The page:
Editor’s note: This is the third and final piece in a series of articles on Transitional Justice in Taiwan by our writer Yu Shen Cheng.
Around noon on February 28th, 1980, an unknown person broke into Lin Yi-hsiung’s residence and stabbed his mother and three daughters.
Only one daughter survived the attack.
The public have long doubted the motivation behind the attack on Lin’s family and as Lin was under close surveillance it is thought the crime couldn’t have been carried out by an ordinary person.
In fact, it is widely believed that the authoritarian Kuomintang regime of the time was involved in the killings, and that the close monitoring of his family led to the murders.
The direction of the investigation led by the Criminal Investigation Bureau 40 years ago was haphazard, and included possible suspects who were non-KMT linked, the mentally-challenged, and conspiracies from overseas sources, but no solid findings were ever made.
And until now, the murders, despite investigations by the Control Yuan in 1996, the Taipei City Government in the same year, the Criminal Investigation Bureau in 1998 and 2007, and the Taiwan High Prosecutors Office in 2009, little progress has been made.
Major findings of the Transitional Justice Commission investigation
Since the investigation conducted by the Criminal Investigation Bureau was believed to ignore the national monitoring of Mr.Lin, Taiwan’s Transitional Justice Committee (TJC) focused on the interference of the intelligence apparatus in the case.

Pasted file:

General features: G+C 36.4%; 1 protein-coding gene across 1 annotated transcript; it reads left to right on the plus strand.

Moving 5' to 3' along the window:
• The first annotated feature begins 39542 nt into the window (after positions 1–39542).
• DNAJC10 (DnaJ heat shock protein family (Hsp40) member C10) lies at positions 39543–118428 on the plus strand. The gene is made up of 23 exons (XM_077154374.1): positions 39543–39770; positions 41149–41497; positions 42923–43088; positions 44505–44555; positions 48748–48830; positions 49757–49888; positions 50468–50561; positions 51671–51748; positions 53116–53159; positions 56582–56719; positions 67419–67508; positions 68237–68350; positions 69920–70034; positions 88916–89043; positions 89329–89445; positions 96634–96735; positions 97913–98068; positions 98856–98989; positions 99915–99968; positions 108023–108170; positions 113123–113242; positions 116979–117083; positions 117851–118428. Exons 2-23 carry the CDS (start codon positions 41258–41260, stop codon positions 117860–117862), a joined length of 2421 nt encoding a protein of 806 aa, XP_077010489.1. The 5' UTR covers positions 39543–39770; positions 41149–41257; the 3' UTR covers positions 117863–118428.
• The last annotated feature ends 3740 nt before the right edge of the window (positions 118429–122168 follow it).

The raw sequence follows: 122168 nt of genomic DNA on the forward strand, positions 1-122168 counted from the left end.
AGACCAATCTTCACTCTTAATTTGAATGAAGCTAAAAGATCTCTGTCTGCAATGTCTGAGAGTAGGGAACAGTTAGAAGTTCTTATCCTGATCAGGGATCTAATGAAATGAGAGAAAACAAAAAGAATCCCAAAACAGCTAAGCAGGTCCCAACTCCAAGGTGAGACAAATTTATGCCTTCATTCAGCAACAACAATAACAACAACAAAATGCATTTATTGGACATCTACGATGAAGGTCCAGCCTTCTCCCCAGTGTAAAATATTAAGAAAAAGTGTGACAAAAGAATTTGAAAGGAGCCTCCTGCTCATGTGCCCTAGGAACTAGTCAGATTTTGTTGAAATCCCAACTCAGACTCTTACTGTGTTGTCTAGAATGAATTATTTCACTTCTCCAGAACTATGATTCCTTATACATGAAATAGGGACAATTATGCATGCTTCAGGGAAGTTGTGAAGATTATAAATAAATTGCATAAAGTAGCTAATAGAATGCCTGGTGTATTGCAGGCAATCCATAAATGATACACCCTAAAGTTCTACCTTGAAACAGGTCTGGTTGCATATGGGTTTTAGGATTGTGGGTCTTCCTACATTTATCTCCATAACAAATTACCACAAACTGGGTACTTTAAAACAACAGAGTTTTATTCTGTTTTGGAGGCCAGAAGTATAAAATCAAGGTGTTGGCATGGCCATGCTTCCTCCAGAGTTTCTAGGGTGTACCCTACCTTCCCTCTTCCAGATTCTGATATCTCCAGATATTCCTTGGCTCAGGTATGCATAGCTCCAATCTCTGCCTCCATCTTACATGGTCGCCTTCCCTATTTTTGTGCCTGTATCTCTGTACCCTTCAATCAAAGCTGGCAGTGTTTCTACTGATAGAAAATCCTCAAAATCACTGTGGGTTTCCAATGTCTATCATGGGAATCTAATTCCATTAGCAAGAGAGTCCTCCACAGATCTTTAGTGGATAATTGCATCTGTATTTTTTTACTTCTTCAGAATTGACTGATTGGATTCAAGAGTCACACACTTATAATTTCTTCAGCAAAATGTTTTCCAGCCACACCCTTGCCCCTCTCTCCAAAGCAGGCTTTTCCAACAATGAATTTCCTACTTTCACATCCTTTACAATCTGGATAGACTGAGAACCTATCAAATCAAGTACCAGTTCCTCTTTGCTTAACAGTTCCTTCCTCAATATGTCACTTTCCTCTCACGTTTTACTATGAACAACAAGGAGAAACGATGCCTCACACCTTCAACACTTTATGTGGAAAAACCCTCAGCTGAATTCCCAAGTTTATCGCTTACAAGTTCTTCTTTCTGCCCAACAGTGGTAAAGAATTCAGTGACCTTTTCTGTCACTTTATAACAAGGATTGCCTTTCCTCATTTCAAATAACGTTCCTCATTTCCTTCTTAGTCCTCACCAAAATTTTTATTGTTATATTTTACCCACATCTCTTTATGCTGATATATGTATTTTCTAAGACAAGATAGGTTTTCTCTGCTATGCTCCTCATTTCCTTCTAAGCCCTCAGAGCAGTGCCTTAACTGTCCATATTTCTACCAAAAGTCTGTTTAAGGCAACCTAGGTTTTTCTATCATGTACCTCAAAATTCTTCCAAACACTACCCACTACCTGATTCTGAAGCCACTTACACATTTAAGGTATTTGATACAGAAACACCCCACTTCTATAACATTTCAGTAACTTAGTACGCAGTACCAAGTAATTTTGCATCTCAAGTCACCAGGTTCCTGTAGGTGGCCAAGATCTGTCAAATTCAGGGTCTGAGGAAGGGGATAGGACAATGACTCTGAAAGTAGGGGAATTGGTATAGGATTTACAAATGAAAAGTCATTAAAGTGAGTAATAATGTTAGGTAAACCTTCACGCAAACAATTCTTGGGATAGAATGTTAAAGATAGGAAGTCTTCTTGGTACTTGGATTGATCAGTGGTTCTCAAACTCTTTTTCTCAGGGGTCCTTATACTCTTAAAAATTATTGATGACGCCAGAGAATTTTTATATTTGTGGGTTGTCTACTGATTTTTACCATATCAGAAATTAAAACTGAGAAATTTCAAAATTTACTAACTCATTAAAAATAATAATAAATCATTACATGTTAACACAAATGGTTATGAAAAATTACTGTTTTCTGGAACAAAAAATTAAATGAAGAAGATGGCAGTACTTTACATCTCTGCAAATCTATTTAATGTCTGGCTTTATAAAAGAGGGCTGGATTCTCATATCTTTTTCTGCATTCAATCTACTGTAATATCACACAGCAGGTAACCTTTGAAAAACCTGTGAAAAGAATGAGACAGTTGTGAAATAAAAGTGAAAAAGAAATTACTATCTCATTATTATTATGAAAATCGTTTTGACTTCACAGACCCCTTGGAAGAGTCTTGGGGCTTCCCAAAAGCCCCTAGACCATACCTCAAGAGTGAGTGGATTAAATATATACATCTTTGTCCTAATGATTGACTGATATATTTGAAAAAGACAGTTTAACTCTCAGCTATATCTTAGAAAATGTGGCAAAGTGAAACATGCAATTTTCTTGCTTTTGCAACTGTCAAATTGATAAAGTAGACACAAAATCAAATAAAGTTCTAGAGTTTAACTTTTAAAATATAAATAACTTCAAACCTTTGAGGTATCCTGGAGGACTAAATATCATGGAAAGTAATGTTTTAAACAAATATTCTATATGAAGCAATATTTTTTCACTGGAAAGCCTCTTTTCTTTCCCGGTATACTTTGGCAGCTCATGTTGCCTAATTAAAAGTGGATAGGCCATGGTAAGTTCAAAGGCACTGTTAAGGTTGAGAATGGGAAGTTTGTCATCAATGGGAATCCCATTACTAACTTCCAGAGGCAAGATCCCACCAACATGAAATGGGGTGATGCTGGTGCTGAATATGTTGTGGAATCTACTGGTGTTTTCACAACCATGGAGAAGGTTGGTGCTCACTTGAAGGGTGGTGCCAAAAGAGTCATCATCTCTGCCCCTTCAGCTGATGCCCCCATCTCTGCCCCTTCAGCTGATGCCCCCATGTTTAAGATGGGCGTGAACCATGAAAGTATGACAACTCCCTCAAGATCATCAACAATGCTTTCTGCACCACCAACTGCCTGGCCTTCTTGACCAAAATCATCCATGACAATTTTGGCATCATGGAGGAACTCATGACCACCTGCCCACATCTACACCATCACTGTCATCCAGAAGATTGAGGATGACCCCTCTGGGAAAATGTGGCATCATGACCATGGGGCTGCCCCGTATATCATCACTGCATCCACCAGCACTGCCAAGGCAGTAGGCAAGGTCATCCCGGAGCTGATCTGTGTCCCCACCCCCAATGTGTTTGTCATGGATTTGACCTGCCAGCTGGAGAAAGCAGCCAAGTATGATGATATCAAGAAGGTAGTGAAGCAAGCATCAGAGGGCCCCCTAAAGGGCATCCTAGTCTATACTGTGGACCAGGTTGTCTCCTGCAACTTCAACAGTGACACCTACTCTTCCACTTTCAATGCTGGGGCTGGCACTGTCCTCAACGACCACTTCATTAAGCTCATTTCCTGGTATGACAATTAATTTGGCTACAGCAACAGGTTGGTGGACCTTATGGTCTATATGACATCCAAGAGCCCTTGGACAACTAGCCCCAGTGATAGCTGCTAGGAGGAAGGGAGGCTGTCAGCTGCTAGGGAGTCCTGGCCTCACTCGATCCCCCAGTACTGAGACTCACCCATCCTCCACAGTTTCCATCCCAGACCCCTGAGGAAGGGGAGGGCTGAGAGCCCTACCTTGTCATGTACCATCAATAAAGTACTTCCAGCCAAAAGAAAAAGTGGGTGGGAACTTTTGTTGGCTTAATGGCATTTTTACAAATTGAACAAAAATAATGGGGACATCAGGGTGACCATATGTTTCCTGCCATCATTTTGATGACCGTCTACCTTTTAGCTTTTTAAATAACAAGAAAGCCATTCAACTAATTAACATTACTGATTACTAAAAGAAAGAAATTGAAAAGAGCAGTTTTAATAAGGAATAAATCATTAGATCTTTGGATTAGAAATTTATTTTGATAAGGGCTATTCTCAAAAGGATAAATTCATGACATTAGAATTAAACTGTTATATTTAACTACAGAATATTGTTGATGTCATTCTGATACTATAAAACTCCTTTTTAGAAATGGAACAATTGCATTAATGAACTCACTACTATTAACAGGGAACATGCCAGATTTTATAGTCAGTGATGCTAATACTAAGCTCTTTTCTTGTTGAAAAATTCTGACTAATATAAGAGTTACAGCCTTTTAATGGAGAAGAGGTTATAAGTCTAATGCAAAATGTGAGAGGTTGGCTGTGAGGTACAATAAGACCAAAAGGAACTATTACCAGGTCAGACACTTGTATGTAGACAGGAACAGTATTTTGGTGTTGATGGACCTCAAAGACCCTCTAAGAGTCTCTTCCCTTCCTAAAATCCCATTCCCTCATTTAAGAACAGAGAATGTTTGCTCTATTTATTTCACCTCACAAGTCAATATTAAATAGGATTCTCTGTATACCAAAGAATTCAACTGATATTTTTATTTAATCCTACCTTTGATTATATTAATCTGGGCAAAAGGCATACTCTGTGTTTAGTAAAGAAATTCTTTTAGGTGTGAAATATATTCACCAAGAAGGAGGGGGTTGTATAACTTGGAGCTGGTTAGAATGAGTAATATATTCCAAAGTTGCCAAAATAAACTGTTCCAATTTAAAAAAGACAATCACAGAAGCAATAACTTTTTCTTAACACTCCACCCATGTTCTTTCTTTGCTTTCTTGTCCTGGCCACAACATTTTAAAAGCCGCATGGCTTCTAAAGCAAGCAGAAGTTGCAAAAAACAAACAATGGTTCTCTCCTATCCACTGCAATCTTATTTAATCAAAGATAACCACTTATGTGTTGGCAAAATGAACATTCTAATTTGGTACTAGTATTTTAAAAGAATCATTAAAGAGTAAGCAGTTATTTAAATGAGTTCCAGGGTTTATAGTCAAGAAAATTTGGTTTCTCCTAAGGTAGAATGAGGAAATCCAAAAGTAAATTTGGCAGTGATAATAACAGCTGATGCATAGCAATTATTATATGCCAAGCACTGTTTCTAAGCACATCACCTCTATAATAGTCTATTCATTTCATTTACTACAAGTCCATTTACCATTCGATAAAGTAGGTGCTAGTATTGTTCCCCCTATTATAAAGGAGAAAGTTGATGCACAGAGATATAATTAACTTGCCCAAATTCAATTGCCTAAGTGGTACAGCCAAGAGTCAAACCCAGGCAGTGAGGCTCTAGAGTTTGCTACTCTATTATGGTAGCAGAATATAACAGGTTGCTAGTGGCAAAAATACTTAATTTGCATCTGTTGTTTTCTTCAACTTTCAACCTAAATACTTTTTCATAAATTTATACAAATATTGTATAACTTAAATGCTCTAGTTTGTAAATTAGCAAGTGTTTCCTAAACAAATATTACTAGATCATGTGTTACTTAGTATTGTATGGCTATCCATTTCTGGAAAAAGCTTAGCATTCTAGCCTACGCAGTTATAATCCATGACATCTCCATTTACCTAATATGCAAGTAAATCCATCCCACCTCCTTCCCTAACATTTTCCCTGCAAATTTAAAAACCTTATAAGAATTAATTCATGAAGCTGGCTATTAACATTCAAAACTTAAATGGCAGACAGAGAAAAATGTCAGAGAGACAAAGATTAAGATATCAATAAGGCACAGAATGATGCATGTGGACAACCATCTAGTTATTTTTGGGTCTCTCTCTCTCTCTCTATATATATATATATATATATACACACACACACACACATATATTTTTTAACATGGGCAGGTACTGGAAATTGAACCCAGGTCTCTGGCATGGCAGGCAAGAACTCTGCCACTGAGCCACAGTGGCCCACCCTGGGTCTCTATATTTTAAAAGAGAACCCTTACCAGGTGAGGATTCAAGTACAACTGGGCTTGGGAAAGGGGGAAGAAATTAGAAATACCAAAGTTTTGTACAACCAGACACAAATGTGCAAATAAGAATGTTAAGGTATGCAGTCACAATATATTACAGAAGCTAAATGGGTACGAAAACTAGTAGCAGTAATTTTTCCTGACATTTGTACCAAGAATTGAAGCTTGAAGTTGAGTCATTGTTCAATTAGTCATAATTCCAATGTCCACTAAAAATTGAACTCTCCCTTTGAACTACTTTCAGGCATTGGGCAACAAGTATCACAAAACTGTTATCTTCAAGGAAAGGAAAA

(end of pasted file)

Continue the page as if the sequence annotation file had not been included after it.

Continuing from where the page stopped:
The TJC studied monitoring records held by the National Security Bureau, the Ministry of Defense, the National Police Agency, etc. and discovered that Lin was monitored by the Taiwan Garrison Command, the National Security Bureau, the Ministry of Justice Investigation Bureau, and others.
A wide range of monitoring methods were used against Lin.
The report, citing now declassified files, revealed that Lin’s residence had been under close surveillance through informants for as long as a year prior to the murders.
Despite the fact that Lin had been held in custody for two months before the massacre, his family was still under surveillance following the Formosa Magazine arrest.
The TJC also pointed out that an intelligence unit had a recording of a key phone call in the case, but that the recording was allegedly destroyed.
The National Security Bureau (NSB) said that they weren’t informed about the case, and that they didn’t keep the ‘relevant’ record.
However, according to police records, the NSB acknowledged the case that day.
The TJC thus assumed that the intelligence apparatus in place at the time was the mastermind behind the triple killings, or that NSB feared the murderer could link government authorities to the killings after listening to the key record.
Either way, the authoritarian KMT government and intelligence apparatus ‘possibly’ played a role in the triple murder.
According to the report, the monitoring continued even after the killings for the purpose of protection and further chasing down of the suspect.
The documents held by the NSB show that Lin’s friends and other participants in the Formosa Magazine Incident were thus ‘protected’ and monitored until at least July 1980.
And the NSB insisted that some of files still could not be made available until 2030, a full 50 years after the murders, even though the TJC has urged full disclosure of relevant documents based on the public interest.
The TJC also called for the government to again investigate governmental institutions involved in the killings to reveal the truth.